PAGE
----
The Poweshiek skipperling is dark brown with a light orange head with a one-inch wingspan. When resting, the undersides of its wings appear, showing its white veins, which make the wings look striped. The caterpillar is pale green with a dark green dorsal band outlined by cream lines. This insect spends its winters in caterpillar form on the ground, emerging in the spring and developing into an adult butterfly in late June to mid-July. The adult only lives one or two weeks, mating and laying its eggs. One of its preferred foods is Shrubby Cinquefoil nectar.
I first learned about this tiny near-endangered butterfly this fall from our land steward consultant, Rick McAvinchey, as he wrapped up his study of the Dunham Lake Greenbelt. As Greenbelt chair, I conferred with Rick for much of 2013. A major greenbelt concern was in protecting the wetland in the south end of the lake where North Ore Creek flows. We looked for the elusive Shrubby Cinquefoil and Prairie Thistle plants, identifiers that this was in fact the remnant of a prairie fen. No luck, but the grasses, sedges and forbes were amazingly varied and the tiny insects hopped and fluttered about in abundance.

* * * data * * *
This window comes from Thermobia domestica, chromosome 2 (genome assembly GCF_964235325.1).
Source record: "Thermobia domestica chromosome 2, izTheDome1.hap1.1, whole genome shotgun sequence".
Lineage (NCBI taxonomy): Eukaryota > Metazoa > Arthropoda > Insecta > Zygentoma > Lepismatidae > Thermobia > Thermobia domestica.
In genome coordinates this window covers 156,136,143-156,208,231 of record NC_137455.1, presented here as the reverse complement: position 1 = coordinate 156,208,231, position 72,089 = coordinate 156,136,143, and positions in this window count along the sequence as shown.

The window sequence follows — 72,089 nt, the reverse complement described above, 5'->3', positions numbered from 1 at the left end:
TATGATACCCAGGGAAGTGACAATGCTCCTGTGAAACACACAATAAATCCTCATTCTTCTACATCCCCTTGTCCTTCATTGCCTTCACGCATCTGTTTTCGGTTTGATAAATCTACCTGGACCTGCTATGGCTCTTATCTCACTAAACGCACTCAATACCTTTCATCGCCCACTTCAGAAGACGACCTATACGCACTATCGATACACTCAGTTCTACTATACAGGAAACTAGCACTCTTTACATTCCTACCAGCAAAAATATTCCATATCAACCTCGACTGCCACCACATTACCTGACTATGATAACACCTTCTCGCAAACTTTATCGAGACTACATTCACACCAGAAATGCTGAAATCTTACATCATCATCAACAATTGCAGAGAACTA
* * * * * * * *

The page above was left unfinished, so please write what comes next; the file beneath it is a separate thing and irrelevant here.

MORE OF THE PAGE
Finally, a lead DNR wetland botanist, Mike Penskar, volunteered his time to assess our wetland. Within two hours, he identified nearly fifty plants, including indicator plants of prairie fens. In Mike Penskar’s final summary he said that our prairie fen remnant, though small, is a rich, sensitive natural community that should be conserved and protected.’ The wisdom of Penskar’s advice was soon underscored by the news that two sites were habitats for the Poweshiek – one south of Buckhorn Lake in Oakland County and the other west of Bullard Lake in Livingston County. These two sites, on either side of Dunham Lake, are within a few miles of each other.
I contacted MNFI lead conservationist for the study of this insect, David Cuthrill. He is interested in including our fen in his study. Small fen areas are apparently promising habitat for the Poweshiek and may well support other endangered insects such as the Lake Huron leaf hopper, an even rarer insect. He stated, “If you are saving the Poweshiek, you are saving a whole suite of species, some that we don’t even know about yet”